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Hopeless Romantic: Hugh Dancy

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Hugh Dancy has cornered the market on floppy-haired British heartthrobs. In his last three films, Evening, The Jane Austen Book Club, and Confessions of a Shopaholic, he’s played a boy-man with a big (if vulnerable) heart. He gets to do that again in Adam (opening July 29), one of the few films picked up at this year’s Sundance Festival. But here’s the rub: This time the boy-man has Asperger’s syndrome, a high-functioning form of autism. Dancy spoke with Emma Rosenblum.

Were you immediately attracted to Adam?
I knew nothing about the script when it arrived, and I got about a third of the way in and started thinking, There’s something going on with this character that I can’t put my finger on. Then, of course, his condition is revealed, and that was an intelligent way to write a script, to allow for confusion at the beginning. Ninety-five percent of scripts you read run in terror from any kind of ambiguity. I knew nothing about Asperger’s at all, but that didn’t really worry me, because I could tell from the writing that the story was good, and then I met [writer/director] Max [Mayer], and trusted him instantly.

Adam and his neighbor, Beth [played by Rose Byrne], fall in love. I hope you won’t be offended if I say that I spent most of the movie wondering what the heck she was doing with him.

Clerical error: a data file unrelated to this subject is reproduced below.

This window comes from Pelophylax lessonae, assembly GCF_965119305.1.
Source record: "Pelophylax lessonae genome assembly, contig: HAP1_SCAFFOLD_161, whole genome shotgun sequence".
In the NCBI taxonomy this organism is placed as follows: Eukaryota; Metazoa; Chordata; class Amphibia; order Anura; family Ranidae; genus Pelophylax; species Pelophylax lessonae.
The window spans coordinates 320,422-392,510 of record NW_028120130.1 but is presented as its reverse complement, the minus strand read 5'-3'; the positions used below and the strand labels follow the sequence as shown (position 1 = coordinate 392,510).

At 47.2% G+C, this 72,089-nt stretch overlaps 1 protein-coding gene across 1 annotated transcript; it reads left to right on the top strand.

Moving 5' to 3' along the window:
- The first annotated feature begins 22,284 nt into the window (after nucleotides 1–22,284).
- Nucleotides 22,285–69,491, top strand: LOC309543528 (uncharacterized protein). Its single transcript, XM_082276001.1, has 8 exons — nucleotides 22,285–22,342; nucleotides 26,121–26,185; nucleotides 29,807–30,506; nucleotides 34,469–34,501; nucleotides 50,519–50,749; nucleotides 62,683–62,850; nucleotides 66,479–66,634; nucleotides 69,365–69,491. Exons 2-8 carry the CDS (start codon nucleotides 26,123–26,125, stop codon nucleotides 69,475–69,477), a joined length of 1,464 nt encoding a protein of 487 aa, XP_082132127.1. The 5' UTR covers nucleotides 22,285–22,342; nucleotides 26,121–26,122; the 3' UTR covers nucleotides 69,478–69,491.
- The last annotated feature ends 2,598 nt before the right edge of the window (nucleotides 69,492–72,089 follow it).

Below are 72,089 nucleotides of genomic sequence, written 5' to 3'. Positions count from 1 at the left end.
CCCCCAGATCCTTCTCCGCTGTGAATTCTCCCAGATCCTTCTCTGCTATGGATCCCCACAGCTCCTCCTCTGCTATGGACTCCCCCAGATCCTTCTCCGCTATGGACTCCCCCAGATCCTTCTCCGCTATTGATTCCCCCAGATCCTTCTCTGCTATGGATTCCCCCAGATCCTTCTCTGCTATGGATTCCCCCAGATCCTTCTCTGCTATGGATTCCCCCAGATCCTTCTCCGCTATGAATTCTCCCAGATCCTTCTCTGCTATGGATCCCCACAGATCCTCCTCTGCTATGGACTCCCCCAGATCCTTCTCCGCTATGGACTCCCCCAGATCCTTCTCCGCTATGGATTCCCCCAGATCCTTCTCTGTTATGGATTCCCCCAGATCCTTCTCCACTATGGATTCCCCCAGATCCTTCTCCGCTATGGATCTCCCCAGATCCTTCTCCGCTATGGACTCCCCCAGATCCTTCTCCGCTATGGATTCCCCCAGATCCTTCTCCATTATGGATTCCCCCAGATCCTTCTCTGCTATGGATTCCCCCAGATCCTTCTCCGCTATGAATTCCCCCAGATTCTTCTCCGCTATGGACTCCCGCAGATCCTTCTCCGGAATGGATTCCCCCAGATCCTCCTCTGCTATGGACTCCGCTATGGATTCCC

I think, realistically, it would take a fairly unusual person to date someone with Asperger’s.

And I hope you won’t think I’m crass if I add that it would’ve been even harder to buy this love story if Adam had been played by someone unattractive.
That’s probably true.

Was Adam tougher than your average rom-com?
Confessions of a Shopaholic was fun, but it was bloody hard work. In Adam, the script was solid; Confessions literally changed day by day, line by line. It was a Disney–Jerry Bruckheimer film, and there were a lot of cooks, which became incredibly frustrating.

How much did you study Asperger’s?
I had to do detailed and specific work about this guy so he didn’t end up being a series of quirks. When I initially read that first bit of script, I thought, Jesus, I hope this isn’t one of those scripts where it turns out he’s just a little off, but he’s kind of wonderful and is going to teach us how to be better and more simple people. Because I kind of hate that.

You know what they say about actors playing characters with disabilities: Oscar bait!
Honest to God, that didn’t occur to me. My basic assumption was that the movie was so small nobody would see it.

Adam
In theaters July 29


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